For union leaders, the Occupy Wall Street protesters seem like natural allies, even cheerleaders and enablers.
But controversy over a proposed oil pipeline has split the labor movement and alienated the liberal activists gathered in tent cities around the country.
The Occupy Wall Street group based in Manhattan's Zuccotti Park approved a resolution on Sunday condemning a union-backed campaign that uses the 99 percent language to promote TransCanada Corp.'s plan to build a pipeline that would deliver oil harvested in Alberta, Canada, to the Gulf Coast.
"The leadership of the unions behind this campaign have made a public alliance with the oil industry and Tea Party funders," the statement issued by OWS' General Assembly said. "Big Oil and Tea Party billionaires are part of the 1 percent. The reference to the 99 percent is opportunistic and misleading."
Now, Occupiers in Washington are considering passing a similar resolution.
The move is a reaction to a pro-pipeline advertising campaign — dubbed Jobs for the 99 — launched last week by the building trades department of the AFL-CIO and a labor committee established by the American Petroleum Institute. The push included print ads in Washington newspapers, radio spots in the states where the pipeline would be built, and a new website, jobsforthe99.com, the public manifestation of a years-long fight for the support of the Obama administration.
The State Department is reviewing the permit for the project, which TransCanada and the contracted unions say would yield 20,000 immediate private-sector jobs for their members.
Tom Owens, the director of communications for America's Building Trades Unions, dismissed the charges, arguing that the union and the Occupiers are really on the same page.
The AFL-CIO has officially endorsed the Occupy movement, and last week National Nurses United joined Occupiers at the Treasury Department in Washington to demonstrate for a tax on Wall Street transactions. Labor unions sponsored a free cookout for participants in a general strike organized on the same day by Occupy activists in Oakland, Calif.
"It's not like we are co-opting their message. Our message is their message," Owens said. "I think it's more hyperbole than anything else. ... They want to use this issue [the pipeline] as leverage because they haven't gotten other things they want from this White House."
Five unions — the United Association of Journeymen and Apprentices of the Plumbing and Pipefitting Industry of the United States and Canada; the Laborers' International Union of North America; the Teamsters; the International Union of Operating Engineers; and the International Brotherhood of Electrical Workers — have signed agreements with TransCanada to build the pipeline.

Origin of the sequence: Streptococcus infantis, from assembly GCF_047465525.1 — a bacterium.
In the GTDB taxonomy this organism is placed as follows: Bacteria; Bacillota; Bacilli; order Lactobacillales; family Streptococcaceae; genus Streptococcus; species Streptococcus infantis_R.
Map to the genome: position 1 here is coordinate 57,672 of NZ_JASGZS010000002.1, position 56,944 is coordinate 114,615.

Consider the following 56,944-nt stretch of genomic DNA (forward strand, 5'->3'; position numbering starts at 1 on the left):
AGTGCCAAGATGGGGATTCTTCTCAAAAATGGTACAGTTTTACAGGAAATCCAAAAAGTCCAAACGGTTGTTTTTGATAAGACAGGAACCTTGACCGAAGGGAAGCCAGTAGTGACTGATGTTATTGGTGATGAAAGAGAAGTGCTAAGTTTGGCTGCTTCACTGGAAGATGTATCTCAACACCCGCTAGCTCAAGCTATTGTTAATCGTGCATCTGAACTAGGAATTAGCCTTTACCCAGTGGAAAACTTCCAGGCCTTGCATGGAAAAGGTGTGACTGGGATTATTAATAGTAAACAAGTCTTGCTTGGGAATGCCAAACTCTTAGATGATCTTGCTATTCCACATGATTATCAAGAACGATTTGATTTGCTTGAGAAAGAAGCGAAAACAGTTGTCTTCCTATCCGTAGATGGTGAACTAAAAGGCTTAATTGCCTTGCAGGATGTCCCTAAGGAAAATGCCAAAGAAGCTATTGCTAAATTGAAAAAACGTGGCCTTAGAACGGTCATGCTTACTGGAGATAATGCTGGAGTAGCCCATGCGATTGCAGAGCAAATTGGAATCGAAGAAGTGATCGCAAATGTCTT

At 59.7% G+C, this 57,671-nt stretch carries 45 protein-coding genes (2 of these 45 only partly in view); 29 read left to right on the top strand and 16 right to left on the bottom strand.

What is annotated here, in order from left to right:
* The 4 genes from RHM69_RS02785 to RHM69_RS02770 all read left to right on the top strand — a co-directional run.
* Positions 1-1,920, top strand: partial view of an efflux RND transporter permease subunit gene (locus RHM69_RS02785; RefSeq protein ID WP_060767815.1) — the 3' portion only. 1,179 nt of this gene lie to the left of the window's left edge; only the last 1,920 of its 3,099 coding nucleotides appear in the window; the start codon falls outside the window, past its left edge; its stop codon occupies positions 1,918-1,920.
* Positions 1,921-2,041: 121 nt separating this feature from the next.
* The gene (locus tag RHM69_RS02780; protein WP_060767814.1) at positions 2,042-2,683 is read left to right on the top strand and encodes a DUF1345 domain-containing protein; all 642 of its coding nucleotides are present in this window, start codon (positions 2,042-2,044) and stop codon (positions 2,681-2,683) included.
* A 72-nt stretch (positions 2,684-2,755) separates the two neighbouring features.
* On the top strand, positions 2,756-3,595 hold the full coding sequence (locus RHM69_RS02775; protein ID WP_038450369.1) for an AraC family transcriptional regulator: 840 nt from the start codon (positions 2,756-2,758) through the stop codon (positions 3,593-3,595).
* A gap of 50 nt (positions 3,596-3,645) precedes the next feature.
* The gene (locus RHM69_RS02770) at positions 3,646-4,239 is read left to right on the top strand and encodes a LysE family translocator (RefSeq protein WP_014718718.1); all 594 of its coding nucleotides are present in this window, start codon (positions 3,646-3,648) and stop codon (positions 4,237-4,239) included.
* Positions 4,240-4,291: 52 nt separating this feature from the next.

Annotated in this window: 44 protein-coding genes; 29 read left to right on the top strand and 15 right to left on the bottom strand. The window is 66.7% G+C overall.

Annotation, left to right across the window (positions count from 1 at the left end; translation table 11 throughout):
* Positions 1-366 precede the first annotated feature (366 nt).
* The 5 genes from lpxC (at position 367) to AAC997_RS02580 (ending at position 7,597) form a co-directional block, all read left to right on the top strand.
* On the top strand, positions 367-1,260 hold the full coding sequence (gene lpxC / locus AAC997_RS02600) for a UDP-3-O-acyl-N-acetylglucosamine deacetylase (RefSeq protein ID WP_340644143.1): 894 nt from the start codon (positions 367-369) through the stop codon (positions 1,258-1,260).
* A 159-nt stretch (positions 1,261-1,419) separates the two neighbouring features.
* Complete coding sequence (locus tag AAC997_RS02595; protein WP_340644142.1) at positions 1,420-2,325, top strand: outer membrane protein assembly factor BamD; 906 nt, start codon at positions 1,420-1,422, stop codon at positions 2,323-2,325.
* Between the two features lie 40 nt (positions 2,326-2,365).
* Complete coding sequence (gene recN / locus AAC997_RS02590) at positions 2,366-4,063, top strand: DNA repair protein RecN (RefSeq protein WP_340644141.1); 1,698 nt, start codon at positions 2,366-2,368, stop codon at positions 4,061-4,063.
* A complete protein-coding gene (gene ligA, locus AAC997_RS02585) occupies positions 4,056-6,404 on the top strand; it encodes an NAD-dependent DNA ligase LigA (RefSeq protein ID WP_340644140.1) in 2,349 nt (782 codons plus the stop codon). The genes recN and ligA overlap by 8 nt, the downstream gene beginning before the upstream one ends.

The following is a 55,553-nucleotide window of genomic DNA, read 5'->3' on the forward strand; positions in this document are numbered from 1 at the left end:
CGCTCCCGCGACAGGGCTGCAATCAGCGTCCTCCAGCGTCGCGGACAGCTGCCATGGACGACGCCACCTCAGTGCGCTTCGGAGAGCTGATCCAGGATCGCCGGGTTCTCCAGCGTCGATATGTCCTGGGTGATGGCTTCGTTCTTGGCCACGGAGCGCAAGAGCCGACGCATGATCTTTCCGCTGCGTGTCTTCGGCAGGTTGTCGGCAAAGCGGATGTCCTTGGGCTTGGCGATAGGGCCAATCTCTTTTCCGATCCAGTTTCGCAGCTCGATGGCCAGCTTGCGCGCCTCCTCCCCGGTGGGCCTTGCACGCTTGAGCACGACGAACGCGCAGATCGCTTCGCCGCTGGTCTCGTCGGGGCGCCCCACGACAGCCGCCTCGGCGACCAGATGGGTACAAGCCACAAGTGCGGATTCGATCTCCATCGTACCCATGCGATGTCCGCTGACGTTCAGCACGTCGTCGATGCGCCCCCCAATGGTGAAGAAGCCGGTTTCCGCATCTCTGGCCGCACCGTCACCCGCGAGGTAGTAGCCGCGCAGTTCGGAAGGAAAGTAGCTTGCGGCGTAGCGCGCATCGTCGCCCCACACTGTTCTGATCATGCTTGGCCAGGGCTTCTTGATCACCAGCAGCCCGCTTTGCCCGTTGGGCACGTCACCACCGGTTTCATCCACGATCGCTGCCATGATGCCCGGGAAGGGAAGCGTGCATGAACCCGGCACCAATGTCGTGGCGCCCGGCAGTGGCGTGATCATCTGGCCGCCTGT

The issue has revealed a strategic division among union leaders and a battle for the support of the Occupy activists, who could become the basis for a young, protest-minded, grass-roots movement focused on the worker.
"It's not our place to tell them what to do," Thea Lee, deputy chief of staff for the AFL-CIO, told Roll Call. "But we are looking for the common ground, for the issues that resonate with them and also resonate with us."
The AFL-CIO has not taken a stand on the issue, but others such as the Amalgamated Transit Union and the National Domestic Workers Alliance have come out in opposition to the pipeline, a decision that reflects a larger effort among labor leaders to embrace a more issue-focused agenda.
"Some of us were very much offended to see that this industry group — sponsored by Big Oil — was trying to use the 'We are the 99 percent' slogan," said Bruce Hamilton, president of the Amalgamated Transit Union Local 1700. "We just can't keep on supporting every single environmentally destructive project that the bosses come up with."
Robby Diesu, a member of the training committee for Occupy DC, which helped stage an anti-pipeline protest with environmental groups at the White House on Sunday, said the division seemed generational.
"I think that a lot of that comes from the upper old guard of the unions," Diesu said. "My friends who work for the unions completely oppose this pipeline." He said the jobs are not worth the environmental consequences.
Several of the nation's biggest unions — the Service Employees International Union, the American Federation of State, County and Municipal Employees and others — have not taken a side on the pipeline.
For the past decade, unions have struggled to balance the needs of their employers with the sympathies of their members, said Sean Sweeney, who directs the Global Labor Institute at Cornell University and helped write a report that found the pipeline would produce far fewer jobs than the industry claims.
"Ever since then it's been a roller coaster of contradictions," said Sweeney. "It's a contradiction that they have to grapple with. In the meantime, they are losing friends in the Occupy Wall Street movement."
Terri Henderson, 6, center, whose mother is El Salvador, attends a rally with members of Congress at Union Station's Columbus Circle to announce the Restore Opportunity, Strengthen, and Improve the Economy (ROSIE) Act on July 29, 2014. The legislation provides incentives for government contractors to pay a living wage and other benefits that would help low-income workers.